Discovering Toddler Poetry

My son confessed to using ‘Toddler’ as an epitaph.

“You…you…you…you, toddler you!!!” I imagine him yelling.

Well, actually I imagine him commenting dryly…Abel

“Hmmmp…that was a bit…toddler…of you.”

This would be accompanied with a slightly raised eyebrow, and a pinch of superiority.


My own memories of toddlers are sleep-deprived and blurry. I remember long stretches of tedium, punctuated by moments of sheer terror and intense joy.

Now, thirty years later, toddlers are still toddlers.

They are terrifying. My grandson learned to open doors early. And he is vigilant. He has escaped from the church nursery, and his own house. On a trip to visit the mid-west relatives, he walked out an apartment door, and took an elevator to down one flight. The toddler likes elevators.

“It was the longest 5 minutes of my life.” My son reported.

They are emotionally draining.

Just a few months ago, my toddler’s default answer to whatever was asked was a cheerful and enthusiastic “Yeh!”

But upon turning two, he found his inner congressman. His default answer is a suspicious look and an empathic “No.”

“Let’s go to playgroup!” I propose excitedly.

“No.” he shakes his head.

“You can play in the bouncy house! Let’s get your coat and boots on!” I try to smile widely.

“No.” He sits down and picks up a puzzle.

Since I have assigned myself the role of sweet, indulgent grandmother, my default response is continuous negotiation.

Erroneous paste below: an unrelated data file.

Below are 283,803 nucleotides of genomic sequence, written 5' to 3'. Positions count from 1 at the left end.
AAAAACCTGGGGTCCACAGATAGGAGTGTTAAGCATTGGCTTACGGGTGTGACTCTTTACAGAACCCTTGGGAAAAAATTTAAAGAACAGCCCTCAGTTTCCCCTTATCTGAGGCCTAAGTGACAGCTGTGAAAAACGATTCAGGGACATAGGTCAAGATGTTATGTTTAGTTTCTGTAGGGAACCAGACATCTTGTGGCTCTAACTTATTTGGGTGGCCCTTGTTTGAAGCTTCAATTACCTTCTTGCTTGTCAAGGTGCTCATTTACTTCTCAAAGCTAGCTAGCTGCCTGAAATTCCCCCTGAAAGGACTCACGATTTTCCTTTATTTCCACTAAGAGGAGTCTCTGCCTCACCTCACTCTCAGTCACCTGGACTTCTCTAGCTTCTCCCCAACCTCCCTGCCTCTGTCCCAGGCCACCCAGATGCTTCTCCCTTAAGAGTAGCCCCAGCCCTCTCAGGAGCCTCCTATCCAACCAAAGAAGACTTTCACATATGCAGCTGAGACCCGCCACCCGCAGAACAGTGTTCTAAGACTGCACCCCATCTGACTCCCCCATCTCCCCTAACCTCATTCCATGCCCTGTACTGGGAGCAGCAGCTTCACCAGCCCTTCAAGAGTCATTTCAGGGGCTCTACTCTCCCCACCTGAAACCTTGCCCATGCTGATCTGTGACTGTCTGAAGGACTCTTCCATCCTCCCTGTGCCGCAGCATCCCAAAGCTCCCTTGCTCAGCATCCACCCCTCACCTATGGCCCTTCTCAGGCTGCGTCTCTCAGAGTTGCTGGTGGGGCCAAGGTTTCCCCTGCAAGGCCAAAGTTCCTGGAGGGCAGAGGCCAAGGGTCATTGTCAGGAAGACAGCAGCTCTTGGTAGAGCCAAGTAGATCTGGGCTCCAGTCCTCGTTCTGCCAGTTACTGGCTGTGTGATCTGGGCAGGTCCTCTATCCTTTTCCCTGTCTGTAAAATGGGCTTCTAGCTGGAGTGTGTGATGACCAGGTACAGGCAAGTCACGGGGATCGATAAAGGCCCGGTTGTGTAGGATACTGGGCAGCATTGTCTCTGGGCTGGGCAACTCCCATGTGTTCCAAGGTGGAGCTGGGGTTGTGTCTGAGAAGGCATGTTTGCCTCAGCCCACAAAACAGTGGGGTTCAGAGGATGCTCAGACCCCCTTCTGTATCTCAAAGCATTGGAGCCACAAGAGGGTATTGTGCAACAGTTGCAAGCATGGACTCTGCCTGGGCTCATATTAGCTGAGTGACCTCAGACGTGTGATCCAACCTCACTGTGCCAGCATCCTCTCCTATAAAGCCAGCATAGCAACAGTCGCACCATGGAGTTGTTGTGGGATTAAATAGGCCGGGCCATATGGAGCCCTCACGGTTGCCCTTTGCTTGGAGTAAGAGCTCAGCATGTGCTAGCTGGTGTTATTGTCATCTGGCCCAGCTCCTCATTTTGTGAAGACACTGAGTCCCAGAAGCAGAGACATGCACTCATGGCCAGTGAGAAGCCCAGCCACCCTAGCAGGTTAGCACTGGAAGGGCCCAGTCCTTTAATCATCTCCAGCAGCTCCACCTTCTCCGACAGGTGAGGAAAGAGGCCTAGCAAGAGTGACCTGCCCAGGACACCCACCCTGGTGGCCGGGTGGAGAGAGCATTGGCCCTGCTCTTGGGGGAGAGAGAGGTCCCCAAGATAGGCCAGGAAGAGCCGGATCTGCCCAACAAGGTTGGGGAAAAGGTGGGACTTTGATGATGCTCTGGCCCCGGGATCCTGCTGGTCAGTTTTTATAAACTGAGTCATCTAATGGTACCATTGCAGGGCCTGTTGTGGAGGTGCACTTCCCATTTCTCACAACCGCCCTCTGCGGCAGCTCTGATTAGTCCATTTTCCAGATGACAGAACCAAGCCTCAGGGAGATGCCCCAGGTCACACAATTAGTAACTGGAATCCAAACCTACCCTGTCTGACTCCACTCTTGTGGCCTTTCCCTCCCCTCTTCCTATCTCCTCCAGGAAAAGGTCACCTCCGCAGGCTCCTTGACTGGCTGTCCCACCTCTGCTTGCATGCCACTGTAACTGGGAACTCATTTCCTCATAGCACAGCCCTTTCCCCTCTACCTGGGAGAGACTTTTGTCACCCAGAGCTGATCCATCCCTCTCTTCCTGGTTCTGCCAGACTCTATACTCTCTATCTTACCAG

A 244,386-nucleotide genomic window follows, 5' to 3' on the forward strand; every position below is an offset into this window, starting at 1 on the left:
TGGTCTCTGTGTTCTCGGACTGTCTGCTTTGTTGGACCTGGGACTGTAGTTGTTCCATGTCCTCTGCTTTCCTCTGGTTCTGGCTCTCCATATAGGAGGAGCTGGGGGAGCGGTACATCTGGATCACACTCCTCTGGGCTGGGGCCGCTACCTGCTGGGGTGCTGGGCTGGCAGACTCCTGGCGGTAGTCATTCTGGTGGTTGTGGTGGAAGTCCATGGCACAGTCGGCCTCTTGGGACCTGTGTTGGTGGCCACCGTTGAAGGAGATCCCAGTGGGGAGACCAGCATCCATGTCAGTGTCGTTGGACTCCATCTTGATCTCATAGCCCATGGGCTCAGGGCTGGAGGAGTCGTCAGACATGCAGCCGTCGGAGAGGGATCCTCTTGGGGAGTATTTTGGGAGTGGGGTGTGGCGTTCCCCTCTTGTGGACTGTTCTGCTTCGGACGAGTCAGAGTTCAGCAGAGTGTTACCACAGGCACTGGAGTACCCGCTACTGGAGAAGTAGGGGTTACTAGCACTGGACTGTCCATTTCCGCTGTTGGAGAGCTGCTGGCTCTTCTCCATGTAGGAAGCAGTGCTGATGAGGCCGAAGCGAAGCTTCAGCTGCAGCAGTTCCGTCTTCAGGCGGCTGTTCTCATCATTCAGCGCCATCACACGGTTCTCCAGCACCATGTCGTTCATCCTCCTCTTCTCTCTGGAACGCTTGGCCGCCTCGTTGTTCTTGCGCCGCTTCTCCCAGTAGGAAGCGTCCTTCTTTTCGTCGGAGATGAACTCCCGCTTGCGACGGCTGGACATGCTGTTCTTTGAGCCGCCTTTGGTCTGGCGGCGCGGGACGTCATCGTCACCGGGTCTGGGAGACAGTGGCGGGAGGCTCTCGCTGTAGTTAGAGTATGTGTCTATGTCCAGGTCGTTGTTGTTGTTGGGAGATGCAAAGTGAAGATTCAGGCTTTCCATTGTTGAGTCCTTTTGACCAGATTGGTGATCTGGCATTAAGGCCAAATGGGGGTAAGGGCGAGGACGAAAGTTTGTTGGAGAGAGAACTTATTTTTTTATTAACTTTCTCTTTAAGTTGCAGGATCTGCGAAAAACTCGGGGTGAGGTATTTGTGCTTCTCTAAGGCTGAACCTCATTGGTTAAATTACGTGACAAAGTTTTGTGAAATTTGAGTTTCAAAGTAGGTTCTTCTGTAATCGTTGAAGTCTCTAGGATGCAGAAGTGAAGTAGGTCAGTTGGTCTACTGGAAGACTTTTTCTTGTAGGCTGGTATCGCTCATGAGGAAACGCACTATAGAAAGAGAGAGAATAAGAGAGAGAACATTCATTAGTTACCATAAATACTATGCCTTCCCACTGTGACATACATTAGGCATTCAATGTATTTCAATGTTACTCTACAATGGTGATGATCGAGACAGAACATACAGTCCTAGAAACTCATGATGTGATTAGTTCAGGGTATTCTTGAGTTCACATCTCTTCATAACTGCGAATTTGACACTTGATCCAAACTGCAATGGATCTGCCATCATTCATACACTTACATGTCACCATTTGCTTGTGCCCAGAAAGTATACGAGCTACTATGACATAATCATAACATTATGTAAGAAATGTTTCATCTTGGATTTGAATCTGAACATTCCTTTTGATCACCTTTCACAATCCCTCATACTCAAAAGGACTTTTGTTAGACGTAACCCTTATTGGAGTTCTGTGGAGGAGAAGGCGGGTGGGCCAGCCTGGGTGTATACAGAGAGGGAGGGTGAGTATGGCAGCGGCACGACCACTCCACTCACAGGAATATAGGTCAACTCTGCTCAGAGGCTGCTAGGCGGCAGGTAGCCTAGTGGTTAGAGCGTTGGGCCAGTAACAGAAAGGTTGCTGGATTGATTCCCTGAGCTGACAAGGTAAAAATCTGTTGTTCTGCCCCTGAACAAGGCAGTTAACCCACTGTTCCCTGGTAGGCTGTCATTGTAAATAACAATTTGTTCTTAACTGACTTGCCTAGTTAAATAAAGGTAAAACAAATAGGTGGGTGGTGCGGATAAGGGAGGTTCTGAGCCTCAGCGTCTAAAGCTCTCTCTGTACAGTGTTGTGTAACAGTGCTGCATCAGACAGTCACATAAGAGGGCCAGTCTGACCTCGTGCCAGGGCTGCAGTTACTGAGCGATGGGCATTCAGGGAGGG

“Well,” I try to explain the state of the house to my husband, “I got him to change his diaper by offering to let him take a bath. I got him out of the bath by letting him use the vacuum. I got him to stop using the vacuum by offering to let him go into the room that grows toys. I got him to leave the room that grows toys by letting him help me make a salad…really…” I added “I’ll sweep up the lettuce, the water, the Kleenex…the towels…as soon as I finish shaking…”

“But, I only left you alone with him for half an hour…”

“Toddlers!” I curse.

“Umm lov…” my husband comments… “I don’t have any of these problems…”

“I’m not talking to you. I’m writing.” I glare.

“You survived your own toddlers.” he observes quietly.

“You forgot to add the word ‘barely'” I observe right back at him. “And…” I admit grudgingly. “I was younger.”

“So why do you keep volunteering to babysit?” he asks with typical infuriating male logic.

I don’t answer. I’m remembering.

My first child didn’t say a word until he was a year and a half. But, when he was two, he spoke in complex sentences. It was like an explosion. I was fascinated, excited and proud.

Athletes understand the connection between pain and elation. And So do parents and grandparents. Toddlers say no. They are bossy. They break into sudden desperate tears. They take half an hour to do a 30 second task.


While I am standing in the kitchen, making my grandson a toasted cheese sandwich, he suddenly says.


I look at him.

“It’s a violin sound.” he explains.

I can see him thinking a bit more.

“But it’s just me.” he adds. “It’s in my mouth.”

I blink.

It’s toddler poetry. And it makes it all worthwhile.

1 comment to Discovering Toddler Poetry

  • our son, aged 2 plus refused to be potty trained. then one day, he locked himself in the bathroom and did his business.. BUT!! he could not open the door, and the only window was 20 feet above the ground. luckily, I worked for a construction company who brought a guy with a ladder, guy climbed in and opened the door. But he never had another accident!!

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